Posted on 20 April 2010.
FDA: Not ready to regulate salt content
WASHINGTON, April 20 (UPI) — The U.S. Food and Drug Administration says while today’s average salt intake is too high, it is not ready to regulate the amount of sodium contained in foods.
“Today’s average sodium intake is several times what the body requires and its long-term effect on our health is very serious,” the agency said in a statement. “A new report from the Institute of Medicine this week concludes national action is imperative to reduce the sodium content of foods if we are to make significant progress toward reducing the risk of hypertension and major cardiovascular events for Americans.”
But the FDA said a story Tuesday in The Washington Post “leaves a mistaken impression that the FDA has begun the process of regulating the amount of sodium in foods.”
FDA officials said they are not currently working on such regulations, nor have they yet made a decision to regulate sodium content in foods.
“Over the coming weeks, the FDA will more thoroughly review the recommendations of the IOM report and build plans for how the FDA can continue to work with other federal agencies, public health and consumer groups and the food industry to support the reduction of sodium levels in the food supply,” the agency said.
“We are encouraged by the fact that some food manufacturers have already begun or announced their commitment to reduce sodium levels in their products,” officials said.
Study: Some may be addicted to tanning
NEW YORK, April 20 (UPI) — A U.S. study involving 421 college students found about a third who use tanning beds may become addicted, researchers said.
Dr. Catherine Mosher of Memorial Sloan-Kettering Cancer Center in New York and Dr. Sharon Danoff-Burg of University at Albany recruited study participants from September through December 2006 from a large northeastern U.S. university.
The researchers modified two screening instrument — one to screen for alcoholism and another to screen for substance-related disorders — to evaluate study participants for addiction to indoor tanning.
In addition, the researchers measured for of anxiety and depression.
The study, published in the Archives of Dermatology, found among 229 study participants who had used indoor tanning facilities, 39.3 percent met the criteria for tanning addiction using one measurement instrument and 30.6 percent met the criteria for addiction to indoor tanning using the other measurement instrument. In addition, the study participants also showed symptoms of anxiety and depression.
“The findings suggest that interventions to reduce skin cancer risk should address the addictive qualities of indoor tanning for a minority of individuals and the relationship of this behavior to other addictions and affective disturbance,” the study said.
Possible nano treatment for acne created
SAN DIEGO, April 20 (UPI) — A U.S. bioengineer says she has created a possible new acne treatment that uses nanotechnology to deliver the therapy directly to skin-dwelling bacteria.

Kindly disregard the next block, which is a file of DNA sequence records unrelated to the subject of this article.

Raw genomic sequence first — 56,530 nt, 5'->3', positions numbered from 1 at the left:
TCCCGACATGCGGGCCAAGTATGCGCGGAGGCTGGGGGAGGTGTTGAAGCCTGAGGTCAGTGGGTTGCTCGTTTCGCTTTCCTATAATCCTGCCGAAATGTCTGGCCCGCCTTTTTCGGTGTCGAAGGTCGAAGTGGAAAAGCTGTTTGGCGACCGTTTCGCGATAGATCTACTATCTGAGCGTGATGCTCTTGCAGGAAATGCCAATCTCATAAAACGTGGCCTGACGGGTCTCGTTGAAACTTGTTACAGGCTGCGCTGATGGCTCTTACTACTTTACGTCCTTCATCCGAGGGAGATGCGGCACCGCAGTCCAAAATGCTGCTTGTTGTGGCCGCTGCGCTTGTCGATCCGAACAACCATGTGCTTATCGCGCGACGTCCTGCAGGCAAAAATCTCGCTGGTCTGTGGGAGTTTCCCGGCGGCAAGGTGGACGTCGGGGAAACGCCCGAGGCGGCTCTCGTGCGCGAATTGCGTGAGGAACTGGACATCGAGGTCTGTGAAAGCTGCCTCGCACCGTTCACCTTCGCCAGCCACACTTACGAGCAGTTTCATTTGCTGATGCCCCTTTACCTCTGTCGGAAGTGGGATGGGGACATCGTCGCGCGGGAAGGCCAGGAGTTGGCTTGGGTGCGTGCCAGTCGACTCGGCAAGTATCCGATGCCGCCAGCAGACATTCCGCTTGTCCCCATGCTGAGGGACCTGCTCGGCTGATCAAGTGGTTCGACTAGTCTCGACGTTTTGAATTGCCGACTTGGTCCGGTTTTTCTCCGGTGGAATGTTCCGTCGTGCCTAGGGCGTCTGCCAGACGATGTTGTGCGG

University of California-San Diego graduate student Dissaya Pornpattananangkul said she, along with Professor Liangfang Zhang, developed a “smart delivery system” that uses nanotechnology to deliver lauric acid — a natural product found in both coconut oil and human breast milk — directly to the bacterium propionibacterium, which causes common acne.
“It’s a good feeling to know that I have a chance to develop a drug that could help people with acne,” Pornpattananangkul said.
The new delivery system includes gold nanoparticles attached to surfaces of lauric-acid-filled “nano-bombs.” The scientists said the gold nanoparticles keep the nano-bombs — artificially made microscopic sacs into which the lauric acid can be packaged — from fusing together. The nanoparticles also help the liposomes locate acne-causing bacteria based on the skin’s microenvironment, including pH.
Once the liposomes reach the bacterial membranes, the acidic microenvironment causes the gold nanoparticles to drop off, allowing the lauric acid to kill the bacteria.
The research appeared in the March edition of the journal Nano.
Discovery and crew return to Earth
CAPE CANAVERAL, Fla., April 20 (UPI) — Space shuttle Discovery touched down safely and on schedule Tuesday at the Kennedy Space Center, ending its 15-day mission to the International Space Station.
The shuttle landed about 9:08 a.m. EDT traveling at slightly more than 200 mph after flying southeastward over a large portion of the United States, crossing over or near Vancouver, Canada, before overflying Helena, Mont., Casper, Wyo., Tulsa, Okla., Montgomery, Ala., and Gainesville, Fla., en route to Cape Canaveral.
Monday’s landing attempts in Florida were foiled by unacceptable cloudiness over the space center, but Entry Flight Director Bryan Lunney and his team cleared the shuttle for landing as conditions improved early Tuesday.
The STS-131 crew was awakened at 10:21 p.m. Monday as mission controllers in Houston played “On the Road Again” by Willie Nelson for astronauts Alan Poindexter, James Dutton Jr. Dorothy Metcalf-Lindenburger, Rick Mastracchio, Stephanie Wilson, Clayton Anderson and Japanese Space Agency astronaut Naoko Yamazaki.
The landing marked the end of Discovery’s next-to-last mission to the International Space Station, with only three scheduled missions remaining before the space shuttle program ends. Discovery will make the final flight Sept. 16, with space shuttle Atlantis to make its final flight May 14 and Endeavour making its last trip into s space July 28.
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